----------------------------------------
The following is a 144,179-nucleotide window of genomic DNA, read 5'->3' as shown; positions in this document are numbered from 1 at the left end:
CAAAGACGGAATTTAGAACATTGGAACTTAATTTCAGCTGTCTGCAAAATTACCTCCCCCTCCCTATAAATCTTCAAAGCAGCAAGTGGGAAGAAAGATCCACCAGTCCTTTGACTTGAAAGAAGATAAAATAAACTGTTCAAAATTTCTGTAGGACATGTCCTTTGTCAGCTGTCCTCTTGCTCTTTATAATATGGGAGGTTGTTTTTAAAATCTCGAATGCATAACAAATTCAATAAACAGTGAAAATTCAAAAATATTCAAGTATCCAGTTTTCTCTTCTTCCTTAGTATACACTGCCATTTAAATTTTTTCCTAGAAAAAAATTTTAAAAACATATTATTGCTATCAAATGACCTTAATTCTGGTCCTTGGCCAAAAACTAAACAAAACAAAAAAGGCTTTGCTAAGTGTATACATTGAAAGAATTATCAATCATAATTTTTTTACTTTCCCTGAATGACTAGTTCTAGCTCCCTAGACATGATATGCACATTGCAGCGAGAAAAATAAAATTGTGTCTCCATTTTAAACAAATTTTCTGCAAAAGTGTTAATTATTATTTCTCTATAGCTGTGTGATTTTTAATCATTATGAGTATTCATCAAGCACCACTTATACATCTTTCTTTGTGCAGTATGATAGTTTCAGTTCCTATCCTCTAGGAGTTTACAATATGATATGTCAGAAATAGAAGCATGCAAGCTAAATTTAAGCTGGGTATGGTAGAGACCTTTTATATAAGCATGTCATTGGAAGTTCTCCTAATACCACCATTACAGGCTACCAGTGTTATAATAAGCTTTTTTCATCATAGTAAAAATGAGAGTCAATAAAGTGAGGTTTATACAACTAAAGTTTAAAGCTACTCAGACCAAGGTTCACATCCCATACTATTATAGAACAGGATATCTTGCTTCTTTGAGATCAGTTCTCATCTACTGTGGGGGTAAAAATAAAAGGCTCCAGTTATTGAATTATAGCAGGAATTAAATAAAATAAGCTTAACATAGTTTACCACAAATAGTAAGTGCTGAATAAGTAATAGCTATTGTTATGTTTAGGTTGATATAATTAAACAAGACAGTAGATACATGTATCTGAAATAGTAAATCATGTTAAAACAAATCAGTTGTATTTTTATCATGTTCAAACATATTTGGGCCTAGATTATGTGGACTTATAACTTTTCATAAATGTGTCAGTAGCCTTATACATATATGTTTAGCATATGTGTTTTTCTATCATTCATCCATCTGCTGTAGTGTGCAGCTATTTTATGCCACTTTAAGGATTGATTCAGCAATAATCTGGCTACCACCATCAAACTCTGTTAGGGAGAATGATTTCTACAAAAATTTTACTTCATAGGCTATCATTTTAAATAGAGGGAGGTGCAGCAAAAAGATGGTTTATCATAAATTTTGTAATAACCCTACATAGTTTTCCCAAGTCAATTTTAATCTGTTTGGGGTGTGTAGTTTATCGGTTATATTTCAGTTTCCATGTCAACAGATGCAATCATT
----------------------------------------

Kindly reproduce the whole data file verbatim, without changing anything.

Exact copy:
The following is a 144,179-nucleotide window of genomic DNA, read 5'->3' as shown; positions in this document are numbered from 1 at the left end:
CAAAGACGGAATTTAGAACATTGGAACTTAATTTCAGCTGTCTGCAAAATTACCTCCCCCTCCCTATAAATCTTCAAAGCAGCAAGTGGGAAGAAAGATCCACCAGTCCTTTGACTTGAAAGAAGATAAAATAAACTGTTCAAAATTTCTGTAGGACATGTCCTTTGTCAGCTGTCCTCTTGCTCTTTATAATATGGGAGGTTGTTTTTAAAATCTCGAATGCATAACAAATTCAATAAACAGTGAAAATTCAAAAATATTCAAGTATCCAGTTTTCTCTTCTTCCTTAGTATACACTGCCATTTAAATTTTTTCCTAGAAAAAAATTTTAAAAACATATTATTGCTATCAAATGACCTTAATTCTGGTCCTTGGCCAAAAACTAAACAAAACAAAAAAGGCTTTGCTAAGTGTATACATTGAAAGAATTATCAATCATAATTTTTTTACTTTCCCTGAATGACTAGTTCTAGCTCCCTAGACATGATATGCACATTGCAGCGAGAAAAATAAAATTGTGTCTCCATTTTAAACAAATTTTCTGCAAAAGTGTTAATTATTATTTCTCTATAGCTGTGTGATTTTTAATCATTATGAGTATTCATCAAGCACCACTTATACATCTTTCTTTGTGCAGTATGATAGTTTCAGTTCCTATCCTCTAGGAGTTTACAATATGATATGTCAGAAATAGAAGCATGCAAGCTAAATTTAAGCTGGGTATGGTAGAGACCTTTTATATAAGCATGTCATTGGAAGTTCTCCTAATACCACCATTACAGGCTACCAGTGTTATAATAAGCTTTTTTCATCATAGTAAAAATGAGAGTCAATAAAGTGAGGTTTATACAACTAAAGTTTAAAGCTACTCAGACCAAGGTTCACATCCCATACTATTATAGAACAGGATATCTTGCTTCTTTGAGATCAGTTCTCATCTACTGTGGGGGTAAAAATAAAAGGCTCCAGTTATTGAATTATAGCAGGAATTAAATAAAATAAGCTTAACATAGTTTACCACAAATAGTAAGTGCTGAATAAGTAATAGCTATTGTTATGTTTAGGTTGATATAATTAAACAAGACAGTAGATACATGTATCTGAAATAGTAAATCATGTTAAAACAAATCAGTTGTATTTTTATCATGTTCAAACATATTTGGGCCTAGATTATGTGGACTTATAACTTTTCATAAATGTGTCAGTAGCCTTATACATATATGTTTAGCATATGTGTTTTTCTATCATTCATCCATCTGCTGTAGTGTGCAGCTATTTTATGCCACTTTAAGGATTGATTCAGCAATAATCTGGCTACCACCATCAAACTCTGTTAGGGAGAATGATTTCTACAAAAATTTTACTTCATAGGCTATCATTTTAAATAGAGGGAGGTGCAGCAAAAAGATGGTTTATCATAAATTTTGTAATAACCCTACATAGTTTTCCCAAGTCAATTTTAATCTGTTTGGGGTGTGTAGTTTATCGGTTATATTTCAGTTTCCATGTCAACAGATGCAATCATT